Common paediatric conditions that we treat
At our Cambridge clinic we specialise in musculoskeletal (MSK) paediatric physiotherapy. That is physiotherapy treatment for conditions affecting bones, joints, ligaments and tendons.
The sort of conditions a paediatric MSK physiotherapist can treat include:
Growing pains – a sudden growth spurt means that your child’s bones have lengthened rapidly. Sometimes it takes their muscles a week or so to catch up with this growth which can cause a painful pulling on the point where a tendon attaches muscle to their bones (traction apophysitis). Common places include the heels, knees and the front or back of the pelvis.
Fracture and surgical rehabilitation – children’s bones are more flexible than an adult’s and the ligaments that attach to them are actually stronger than the bone itself, so the type of fractures seen in children are unique to their age group. They also heal faster because their bones are still growing. Children who have physiotherapy following fracture or surgery often achieve a return to normal flexibility and strength more rapidly.
Sports injuries – sprains and strains can happen to anyone and the goals for treatment are similar to those of an adult but the approach is different, as physiotherapy sessions for kids need to be fun and interactive to help keep them interested and enthusiastic about coming to see us.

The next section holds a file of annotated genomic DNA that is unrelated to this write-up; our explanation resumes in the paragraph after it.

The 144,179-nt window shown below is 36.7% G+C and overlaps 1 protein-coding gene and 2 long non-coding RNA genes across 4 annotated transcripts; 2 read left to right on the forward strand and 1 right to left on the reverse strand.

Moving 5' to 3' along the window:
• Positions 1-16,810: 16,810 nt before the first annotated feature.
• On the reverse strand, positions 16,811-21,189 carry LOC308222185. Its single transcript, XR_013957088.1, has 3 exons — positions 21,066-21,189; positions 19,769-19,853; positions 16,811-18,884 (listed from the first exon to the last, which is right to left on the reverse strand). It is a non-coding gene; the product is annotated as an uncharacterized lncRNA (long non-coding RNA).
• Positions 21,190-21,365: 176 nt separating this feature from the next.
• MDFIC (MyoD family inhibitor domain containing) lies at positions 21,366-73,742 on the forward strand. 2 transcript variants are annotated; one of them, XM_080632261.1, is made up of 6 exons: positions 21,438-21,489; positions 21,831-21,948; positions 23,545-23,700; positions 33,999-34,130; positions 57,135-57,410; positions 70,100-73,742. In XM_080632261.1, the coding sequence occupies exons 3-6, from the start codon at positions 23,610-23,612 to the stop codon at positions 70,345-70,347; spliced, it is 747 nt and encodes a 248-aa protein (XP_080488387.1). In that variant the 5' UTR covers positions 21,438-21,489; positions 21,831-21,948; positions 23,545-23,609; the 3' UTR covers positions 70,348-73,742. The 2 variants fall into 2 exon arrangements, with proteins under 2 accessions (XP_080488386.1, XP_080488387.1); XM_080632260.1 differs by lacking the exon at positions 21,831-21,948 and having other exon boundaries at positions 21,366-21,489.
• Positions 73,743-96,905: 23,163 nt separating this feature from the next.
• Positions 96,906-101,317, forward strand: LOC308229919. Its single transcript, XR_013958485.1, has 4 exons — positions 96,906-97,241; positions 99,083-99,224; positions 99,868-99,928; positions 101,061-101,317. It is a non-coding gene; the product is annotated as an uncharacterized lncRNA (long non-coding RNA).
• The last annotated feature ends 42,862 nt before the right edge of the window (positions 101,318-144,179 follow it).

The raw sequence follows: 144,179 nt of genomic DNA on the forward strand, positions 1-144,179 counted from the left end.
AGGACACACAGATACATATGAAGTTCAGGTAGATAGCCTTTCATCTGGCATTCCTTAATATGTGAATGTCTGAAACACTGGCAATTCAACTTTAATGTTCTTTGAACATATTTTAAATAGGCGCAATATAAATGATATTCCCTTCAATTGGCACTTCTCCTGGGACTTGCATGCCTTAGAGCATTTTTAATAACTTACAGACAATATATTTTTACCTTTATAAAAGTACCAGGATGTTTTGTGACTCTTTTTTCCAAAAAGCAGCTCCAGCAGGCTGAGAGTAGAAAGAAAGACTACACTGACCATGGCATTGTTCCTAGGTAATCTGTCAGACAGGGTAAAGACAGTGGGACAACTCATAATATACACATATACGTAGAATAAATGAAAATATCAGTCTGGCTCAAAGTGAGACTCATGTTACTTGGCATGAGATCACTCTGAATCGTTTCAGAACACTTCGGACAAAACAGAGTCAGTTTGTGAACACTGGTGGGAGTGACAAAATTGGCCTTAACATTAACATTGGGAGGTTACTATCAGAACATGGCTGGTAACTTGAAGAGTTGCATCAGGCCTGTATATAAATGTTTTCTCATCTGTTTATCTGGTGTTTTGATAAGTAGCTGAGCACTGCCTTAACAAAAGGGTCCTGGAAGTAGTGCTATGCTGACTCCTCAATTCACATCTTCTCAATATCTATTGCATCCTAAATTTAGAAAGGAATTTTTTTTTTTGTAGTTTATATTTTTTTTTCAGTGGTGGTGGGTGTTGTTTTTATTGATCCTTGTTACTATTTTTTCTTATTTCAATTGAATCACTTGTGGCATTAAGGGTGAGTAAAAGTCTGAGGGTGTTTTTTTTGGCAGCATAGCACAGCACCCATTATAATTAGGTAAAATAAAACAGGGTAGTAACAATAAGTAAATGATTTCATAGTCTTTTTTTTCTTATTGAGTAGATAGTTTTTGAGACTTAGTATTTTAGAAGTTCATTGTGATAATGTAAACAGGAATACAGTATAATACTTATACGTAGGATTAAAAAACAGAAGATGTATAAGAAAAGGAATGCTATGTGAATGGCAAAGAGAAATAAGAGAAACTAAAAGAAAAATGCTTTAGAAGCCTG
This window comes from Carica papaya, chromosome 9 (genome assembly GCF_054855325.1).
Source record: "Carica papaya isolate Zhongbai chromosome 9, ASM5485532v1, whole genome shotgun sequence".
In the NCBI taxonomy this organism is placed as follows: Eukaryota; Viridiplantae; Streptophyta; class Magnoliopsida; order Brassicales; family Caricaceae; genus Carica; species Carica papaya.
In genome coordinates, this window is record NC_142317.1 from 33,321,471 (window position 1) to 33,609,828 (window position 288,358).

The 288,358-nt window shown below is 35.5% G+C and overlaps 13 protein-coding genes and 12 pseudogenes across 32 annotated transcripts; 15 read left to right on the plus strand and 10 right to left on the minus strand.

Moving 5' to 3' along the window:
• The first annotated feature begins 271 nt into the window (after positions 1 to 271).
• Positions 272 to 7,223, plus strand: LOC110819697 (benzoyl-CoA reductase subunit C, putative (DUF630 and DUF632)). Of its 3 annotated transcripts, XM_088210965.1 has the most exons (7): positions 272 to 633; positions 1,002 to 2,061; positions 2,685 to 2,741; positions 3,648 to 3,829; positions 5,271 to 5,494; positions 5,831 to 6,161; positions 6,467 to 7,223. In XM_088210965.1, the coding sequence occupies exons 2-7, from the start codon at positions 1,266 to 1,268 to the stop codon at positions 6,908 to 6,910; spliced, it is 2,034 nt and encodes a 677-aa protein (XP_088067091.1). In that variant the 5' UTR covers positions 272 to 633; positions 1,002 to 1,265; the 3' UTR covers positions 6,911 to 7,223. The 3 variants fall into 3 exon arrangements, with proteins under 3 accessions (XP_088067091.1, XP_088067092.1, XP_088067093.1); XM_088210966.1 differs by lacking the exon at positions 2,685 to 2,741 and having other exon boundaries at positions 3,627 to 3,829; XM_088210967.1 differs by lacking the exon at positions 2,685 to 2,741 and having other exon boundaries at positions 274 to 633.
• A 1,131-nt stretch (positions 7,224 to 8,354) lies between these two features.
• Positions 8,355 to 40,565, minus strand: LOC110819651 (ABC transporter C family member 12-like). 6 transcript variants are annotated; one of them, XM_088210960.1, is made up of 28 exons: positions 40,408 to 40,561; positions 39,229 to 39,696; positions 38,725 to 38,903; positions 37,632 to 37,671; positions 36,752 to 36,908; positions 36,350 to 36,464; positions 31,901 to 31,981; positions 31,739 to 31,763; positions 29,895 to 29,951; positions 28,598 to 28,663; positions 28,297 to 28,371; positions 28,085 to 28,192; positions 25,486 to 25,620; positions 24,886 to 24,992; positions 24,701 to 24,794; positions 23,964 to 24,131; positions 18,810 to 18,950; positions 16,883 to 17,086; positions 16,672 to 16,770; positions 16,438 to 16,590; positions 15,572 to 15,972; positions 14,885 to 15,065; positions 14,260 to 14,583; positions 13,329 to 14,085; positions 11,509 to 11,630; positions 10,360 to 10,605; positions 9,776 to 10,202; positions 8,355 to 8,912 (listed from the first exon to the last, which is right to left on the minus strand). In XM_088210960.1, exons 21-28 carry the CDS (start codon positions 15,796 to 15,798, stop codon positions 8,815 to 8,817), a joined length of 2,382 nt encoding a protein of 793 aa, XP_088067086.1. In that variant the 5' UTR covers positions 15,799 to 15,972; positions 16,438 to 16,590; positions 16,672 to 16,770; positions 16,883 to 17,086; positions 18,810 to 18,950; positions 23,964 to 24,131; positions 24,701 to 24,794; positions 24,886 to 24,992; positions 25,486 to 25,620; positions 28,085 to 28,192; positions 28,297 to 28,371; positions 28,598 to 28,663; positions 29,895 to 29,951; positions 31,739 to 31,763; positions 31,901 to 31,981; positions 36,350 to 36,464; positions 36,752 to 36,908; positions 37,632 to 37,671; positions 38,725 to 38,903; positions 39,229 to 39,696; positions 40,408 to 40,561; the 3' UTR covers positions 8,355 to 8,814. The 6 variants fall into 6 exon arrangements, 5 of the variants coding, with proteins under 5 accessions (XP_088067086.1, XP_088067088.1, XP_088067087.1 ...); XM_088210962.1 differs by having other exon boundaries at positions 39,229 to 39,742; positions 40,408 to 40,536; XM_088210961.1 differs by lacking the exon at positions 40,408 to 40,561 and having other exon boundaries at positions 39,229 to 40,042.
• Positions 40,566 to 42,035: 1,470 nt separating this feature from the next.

Assessment of in-toeing (feet turning in) – in-toeing is very common and rarely painful or problematic. It usually resolves as your child grows and treatment isn’t really needed in younger children. If it doesn’t improve by age 14, then exercises to strengthen the muscles around their hips can be helpful in some cases. We can assess and advise if your child would benefit from a programme of exercises to correct this problem.
Hypermobility – increased flexibility of the ligaments and tendons that support your child’s joints means than one or more of their joints might move more than normal. It’s more common in girls than boys and it’s not necessarily a bad thing, in fact having greater flexibility can be a huge advantage. To harness this potential we can teach your child how to stabilise and control the movement around their joints.
Scoliosis – mild sideways curves of the spine aren’t caused by anything your child has (or hasn’t) done, like slouching or carrying a heavy bag. They will need to be monitored while they are still growing but for lots of people it doesn’t cause significant pain or health issues into adulthood. We recommend clinical pilates exercises to release tight areas of the spine, improve awareness of alignment and strengthen internal muscles that help support and control the movement of the spine.